The doctrine of multiculturalism encourages passivity and limits intellectual discussion, and poisons perception. The mere idea that we believe that cultures should coexist without problem, does not eliminate the problems of coexistence. Blind rhetoric is not a substitute for solution to problems, so a more practical approach that is focused less on kind words and more on the best practical results, is the best. Pragmatism wins when it is at conflict with ideology, and different situations require different practical solutions. In my opinion Social integration and Social Blending is a superior alternative. But, can we create one culture that can embrace new customs?
Donna J. Heatherly
Limerick To My Dad
As a wee lass, there were cuddles, laughter, and kind words when I was crying.
There was naught ever a thing in my life time that I needed.
Alas, the Insolence of youth, rolling of eyes, and sounds of sighing.
His sage advice I seldom heeded.
With age and maturity my own offspring were seeded.
Now it is known to all who have known him…
My dad is the finest, without even trying!
Thank you for your constant care and love!
Donna J. Heatherly
Dad and I Circa 1961. He grew a beard in honor of the E. St. Louis Centennial… the hat I am wearing is his from the event.
His beard was red, and his hair was blonde, I should add!
I am not a musician (beyond playing the violin several years in my very distant past), I have a huge appreciation for all music, and am a self-proclaimed wordsmith with a huge love of the written word. The lyrics on Nomad evoke strong emotions and I am now a huge fan of this young man, which is why I am sharing my review with my readers!
Logan Anderson has it all.
A freshly unique voice, polished and crisp, incredibly talented musically, and also obviously in technical ability. No samples, loops, drum machines, keyboards or any other electronic instruments are used in his music, with the exception of an electronic bass guitar. All the sounds are created by the artist using the most unlikely of instruments.
It is rare that a CD comes out in which each track is melodically entertaining, however I feel the each one on Nomad’s are! I gotta tell you how pleased I am with how the vocals change on most every track, and how each song has a different emotion behind the sounds.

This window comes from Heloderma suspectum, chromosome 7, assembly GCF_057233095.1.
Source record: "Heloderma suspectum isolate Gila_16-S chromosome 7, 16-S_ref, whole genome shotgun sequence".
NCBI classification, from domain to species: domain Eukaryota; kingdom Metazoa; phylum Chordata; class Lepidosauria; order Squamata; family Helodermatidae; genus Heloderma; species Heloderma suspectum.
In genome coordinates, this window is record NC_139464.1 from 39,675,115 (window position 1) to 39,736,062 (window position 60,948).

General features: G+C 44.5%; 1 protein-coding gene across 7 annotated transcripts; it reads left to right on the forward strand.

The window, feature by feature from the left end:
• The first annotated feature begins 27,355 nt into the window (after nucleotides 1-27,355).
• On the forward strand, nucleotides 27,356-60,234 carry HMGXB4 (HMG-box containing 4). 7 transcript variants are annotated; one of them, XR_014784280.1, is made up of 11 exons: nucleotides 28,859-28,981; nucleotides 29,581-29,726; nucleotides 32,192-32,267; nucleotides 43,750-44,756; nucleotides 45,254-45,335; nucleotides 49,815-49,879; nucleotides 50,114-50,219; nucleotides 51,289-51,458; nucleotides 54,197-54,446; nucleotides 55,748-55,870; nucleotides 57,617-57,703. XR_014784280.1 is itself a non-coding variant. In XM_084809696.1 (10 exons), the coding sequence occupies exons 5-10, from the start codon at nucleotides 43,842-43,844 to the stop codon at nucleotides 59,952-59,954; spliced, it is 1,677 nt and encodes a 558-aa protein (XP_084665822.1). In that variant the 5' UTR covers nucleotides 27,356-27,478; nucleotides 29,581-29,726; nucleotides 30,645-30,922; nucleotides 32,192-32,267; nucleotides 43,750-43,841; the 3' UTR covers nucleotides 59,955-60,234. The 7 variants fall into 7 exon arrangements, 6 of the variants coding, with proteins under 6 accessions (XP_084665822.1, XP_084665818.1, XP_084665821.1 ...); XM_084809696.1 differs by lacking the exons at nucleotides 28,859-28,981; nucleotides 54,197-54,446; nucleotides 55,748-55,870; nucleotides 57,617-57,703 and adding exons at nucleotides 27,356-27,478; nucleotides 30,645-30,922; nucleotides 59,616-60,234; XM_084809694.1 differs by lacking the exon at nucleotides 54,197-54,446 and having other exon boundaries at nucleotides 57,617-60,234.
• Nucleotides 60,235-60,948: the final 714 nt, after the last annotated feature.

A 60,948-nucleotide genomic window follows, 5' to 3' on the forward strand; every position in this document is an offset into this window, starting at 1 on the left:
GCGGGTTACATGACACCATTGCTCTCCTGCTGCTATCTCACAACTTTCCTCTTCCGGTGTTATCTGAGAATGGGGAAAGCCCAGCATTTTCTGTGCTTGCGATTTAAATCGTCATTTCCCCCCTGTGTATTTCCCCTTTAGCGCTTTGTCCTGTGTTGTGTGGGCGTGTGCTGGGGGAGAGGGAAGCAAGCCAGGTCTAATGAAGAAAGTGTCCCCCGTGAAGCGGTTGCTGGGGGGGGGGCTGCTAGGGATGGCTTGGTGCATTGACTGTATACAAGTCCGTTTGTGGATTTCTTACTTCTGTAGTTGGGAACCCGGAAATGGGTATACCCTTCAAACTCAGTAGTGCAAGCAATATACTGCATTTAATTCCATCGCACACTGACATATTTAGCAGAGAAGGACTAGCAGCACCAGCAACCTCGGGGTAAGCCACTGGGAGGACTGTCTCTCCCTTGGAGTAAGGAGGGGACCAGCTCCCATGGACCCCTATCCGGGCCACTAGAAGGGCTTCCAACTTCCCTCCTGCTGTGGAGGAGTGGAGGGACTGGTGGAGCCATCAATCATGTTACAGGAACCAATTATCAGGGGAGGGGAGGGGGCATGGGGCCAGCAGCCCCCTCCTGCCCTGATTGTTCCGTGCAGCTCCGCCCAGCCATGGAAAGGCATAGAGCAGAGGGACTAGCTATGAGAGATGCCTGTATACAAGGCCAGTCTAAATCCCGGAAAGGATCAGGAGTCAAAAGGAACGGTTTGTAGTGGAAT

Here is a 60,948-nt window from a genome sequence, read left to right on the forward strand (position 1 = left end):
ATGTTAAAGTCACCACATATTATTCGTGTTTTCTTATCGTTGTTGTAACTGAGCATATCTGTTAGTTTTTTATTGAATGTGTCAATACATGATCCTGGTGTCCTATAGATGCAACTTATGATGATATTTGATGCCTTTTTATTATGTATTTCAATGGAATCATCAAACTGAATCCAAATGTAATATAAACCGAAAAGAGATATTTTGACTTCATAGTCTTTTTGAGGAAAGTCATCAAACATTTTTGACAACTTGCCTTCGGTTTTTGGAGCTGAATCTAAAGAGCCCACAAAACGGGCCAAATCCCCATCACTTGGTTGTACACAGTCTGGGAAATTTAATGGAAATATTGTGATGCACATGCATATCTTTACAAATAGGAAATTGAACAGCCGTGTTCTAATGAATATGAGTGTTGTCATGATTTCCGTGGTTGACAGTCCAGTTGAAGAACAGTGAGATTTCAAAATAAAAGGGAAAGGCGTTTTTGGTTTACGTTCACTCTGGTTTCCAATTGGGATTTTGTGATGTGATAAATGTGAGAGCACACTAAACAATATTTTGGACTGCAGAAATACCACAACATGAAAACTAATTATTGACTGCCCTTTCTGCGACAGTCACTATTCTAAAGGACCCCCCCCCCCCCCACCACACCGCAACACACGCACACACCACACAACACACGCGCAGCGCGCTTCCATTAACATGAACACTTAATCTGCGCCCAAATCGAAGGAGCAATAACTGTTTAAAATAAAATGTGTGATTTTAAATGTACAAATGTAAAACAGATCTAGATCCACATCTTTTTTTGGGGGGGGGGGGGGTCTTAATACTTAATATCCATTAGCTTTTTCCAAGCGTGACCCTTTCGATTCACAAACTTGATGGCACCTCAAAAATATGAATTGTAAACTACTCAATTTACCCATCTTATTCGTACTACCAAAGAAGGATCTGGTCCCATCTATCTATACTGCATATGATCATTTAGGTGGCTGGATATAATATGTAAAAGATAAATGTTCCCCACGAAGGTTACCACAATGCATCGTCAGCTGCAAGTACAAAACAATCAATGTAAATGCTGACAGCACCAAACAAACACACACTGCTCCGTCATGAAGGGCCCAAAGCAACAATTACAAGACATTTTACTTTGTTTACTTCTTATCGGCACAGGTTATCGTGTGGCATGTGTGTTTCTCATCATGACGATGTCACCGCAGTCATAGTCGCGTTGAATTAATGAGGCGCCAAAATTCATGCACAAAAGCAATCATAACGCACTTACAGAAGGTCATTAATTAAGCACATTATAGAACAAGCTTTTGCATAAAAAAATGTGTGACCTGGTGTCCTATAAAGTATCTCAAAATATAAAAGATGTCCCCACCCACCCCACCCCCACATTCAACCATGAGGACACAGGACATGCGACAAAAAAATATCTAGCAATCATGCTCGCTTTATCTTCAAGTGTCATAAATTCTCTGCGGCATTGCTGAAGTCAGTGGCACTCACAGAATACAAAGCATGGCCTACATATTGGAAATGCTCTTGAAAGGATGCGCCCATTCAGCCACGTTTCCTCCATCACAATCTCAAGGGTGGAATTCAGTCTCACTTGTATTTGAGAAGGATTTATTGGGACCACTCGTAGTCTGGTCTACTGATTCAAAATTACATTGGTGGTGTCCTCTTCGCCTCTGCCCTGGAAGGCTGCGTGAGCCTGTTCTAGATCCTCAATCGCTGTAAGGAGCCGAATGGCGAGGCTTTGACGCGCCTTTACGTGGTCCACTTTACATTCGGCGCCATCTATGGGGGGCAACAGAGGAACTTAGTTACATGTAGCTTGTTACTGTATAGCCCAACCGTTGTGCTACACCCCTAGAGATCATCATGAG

If I had to chose only two words to describe this CD I would use
Here are my favorites….
Free: I relate to the poetic lyrics. I love listening to rain too! And enjoy listening to the melodic vocals in this. I like the message in this song, keep singing and dreaming on.
Impossitively. I am digging the rhythm. That timing/pause thing going on before it goes into the piano/crescendo is so cool! The layering of sounds/music is sophisticated indeed. Makes me dance each time I hear it. And what is that noise, fading into, like a flight of insects or something? So original and I Love It!!
Show and Tell: This puts a tear in my eye and a smile on my face at the SAME TIME! That NEVER happens for me music these days. (Except for when I heard Mumford & Sons for the first time). ‘…dusty village mother showed us around… compassion brightened her emotion sound…. with my brothers I would fight all the time, until we learned without pride life was just fine. Show me your happy. Where the smiles come easy. ‘ The sweet innocence in these lyrics makes me so misty and I can see evidence of the love and laughter you were raised with. Hannah’s beautiful voice harmonizes with you so exceptionally, and I can hear the love in your voices. (Sweets and Honey too). When the guitar softly joins the piano I get goosebumps. Seriously. I will be sharing this song (and CD) with my friends and family. That is what I get from you!